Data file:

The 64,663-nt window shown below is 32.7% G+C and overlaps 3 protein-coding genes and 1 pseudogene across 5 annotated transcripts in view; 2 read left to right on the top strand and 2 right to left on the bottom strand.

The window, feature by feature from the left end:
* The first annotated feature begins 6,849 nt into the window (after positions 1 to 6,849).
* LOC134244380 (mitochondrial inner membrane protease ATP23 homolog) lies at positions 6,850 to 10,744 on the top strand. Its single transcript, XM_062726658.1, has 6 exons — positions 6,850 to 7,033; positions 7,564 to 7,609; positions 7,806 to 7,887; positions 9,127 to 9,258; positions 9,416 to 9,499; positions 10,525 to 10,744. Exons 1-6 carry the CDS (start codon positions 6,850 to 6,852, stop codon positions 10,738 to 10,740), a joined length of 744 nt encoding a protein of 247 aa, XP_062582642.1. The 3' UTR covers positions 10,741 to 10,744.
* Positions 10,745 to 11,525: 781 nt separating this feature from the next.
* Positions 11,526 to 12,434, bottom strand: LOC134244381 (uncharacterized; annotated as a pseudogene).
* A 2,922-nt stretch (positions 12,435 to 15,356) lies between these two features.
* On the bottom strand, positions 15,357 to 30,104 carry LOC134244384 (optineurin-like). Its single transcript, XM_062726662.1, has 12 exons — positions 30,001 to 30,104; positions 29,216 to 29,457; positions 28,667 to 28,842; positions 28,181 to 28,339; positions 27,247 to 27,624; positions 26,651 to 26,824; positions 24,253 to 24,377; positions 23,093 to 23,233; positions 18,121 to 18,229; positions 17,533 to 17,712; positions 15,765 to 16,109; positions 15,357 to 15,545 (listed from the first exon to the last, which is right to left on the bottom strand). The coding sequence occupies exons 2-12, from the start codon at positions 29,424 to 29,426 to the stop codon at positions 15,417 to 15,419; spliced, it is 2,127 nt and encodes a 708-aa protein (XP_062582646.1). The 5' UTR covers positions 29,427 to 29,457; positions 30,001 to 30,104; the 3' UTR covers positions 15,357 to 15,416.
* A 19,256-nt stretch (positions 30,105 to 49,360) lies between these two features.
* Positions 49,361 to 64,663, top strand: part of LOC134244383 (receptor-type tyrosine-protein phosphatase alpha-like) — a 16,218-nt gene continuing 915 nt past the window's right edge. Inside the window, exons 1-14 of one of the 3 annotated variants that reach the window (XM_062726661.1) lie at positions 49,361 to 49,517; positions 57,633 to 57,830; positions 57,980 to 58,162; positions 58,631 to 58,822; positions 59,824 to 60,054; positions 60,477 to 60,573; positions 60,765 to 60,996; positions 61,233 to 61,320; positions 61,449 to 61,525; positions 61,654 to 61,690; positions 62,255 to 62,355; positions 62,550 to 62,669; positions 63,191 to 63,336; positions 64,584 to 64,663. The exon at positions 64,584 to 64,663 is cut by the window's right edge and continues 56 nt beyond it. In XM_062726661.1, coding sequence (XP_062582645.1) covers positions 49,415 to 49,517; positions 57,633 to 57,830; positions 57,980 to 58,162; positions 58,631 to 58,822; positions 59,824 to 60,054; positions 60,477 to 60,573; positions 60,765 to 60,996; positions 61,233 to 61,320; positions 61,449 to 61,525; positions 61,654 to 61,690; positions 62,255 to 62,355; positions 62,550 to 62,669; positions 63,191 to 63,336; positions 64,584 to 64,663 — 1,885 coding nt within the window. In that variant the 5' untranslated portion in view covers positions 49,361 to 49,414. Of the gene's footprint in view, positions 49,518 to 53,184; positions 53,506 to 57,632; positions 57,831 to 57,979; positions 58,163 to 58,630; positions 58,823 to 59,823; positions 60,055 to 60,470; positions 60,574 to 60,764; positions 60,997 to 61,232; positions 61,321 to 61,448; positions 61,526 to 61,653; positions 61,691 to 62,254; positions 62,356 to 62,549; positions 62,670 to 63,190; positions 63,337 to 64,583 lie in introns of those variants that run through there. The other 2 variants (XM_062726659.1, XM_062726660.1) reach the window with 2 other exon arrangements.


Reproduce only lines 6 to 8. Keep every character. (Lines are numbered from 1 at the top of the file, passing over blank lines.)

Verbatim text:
* Positions 11,526 to 12,434, bottom strand: LOC134244381 (uncharacterized; annotated as a pseudogene).
* A 2,922-nt stretch (positions 12,435 to 15,356) lies between these two features.
* On the bottom strand, positions 15,357 to 30,104 carry LOC134244384 (optineurin-like). Its single transcript, XM_062726662.1, has 12 exons — positions 30,001 to 30,104; positions 29,216 to 29,457; positions 28,667 to 28,842; positions 28,181 to 28,339; positions 27,247 to 27,624; positions 26,651 to 26,824; positions 24,253 to 24,377; positions 23,093 to 23,233; positions 18,121 to 18,229; positions 17,533 to 17,712; positions 15,765 to 16,109; positions 15,357 to 15,545 (listed from the first exon to the last, which is right to left on the bottom strand). The coding sequence occupies exons 2-12, from the start codon at positions 29,424 to 29,426 to the stop codon at positions 15,417 to 15,419; spliced, it is 2,127 nt and encodes a 708-aa protein (XP_062582646.1). The 5' UTR covers positions 29,427 to 29,457; positions 30,001 to 30,104; the 3' UTR covers positions 15,357 to 15,416.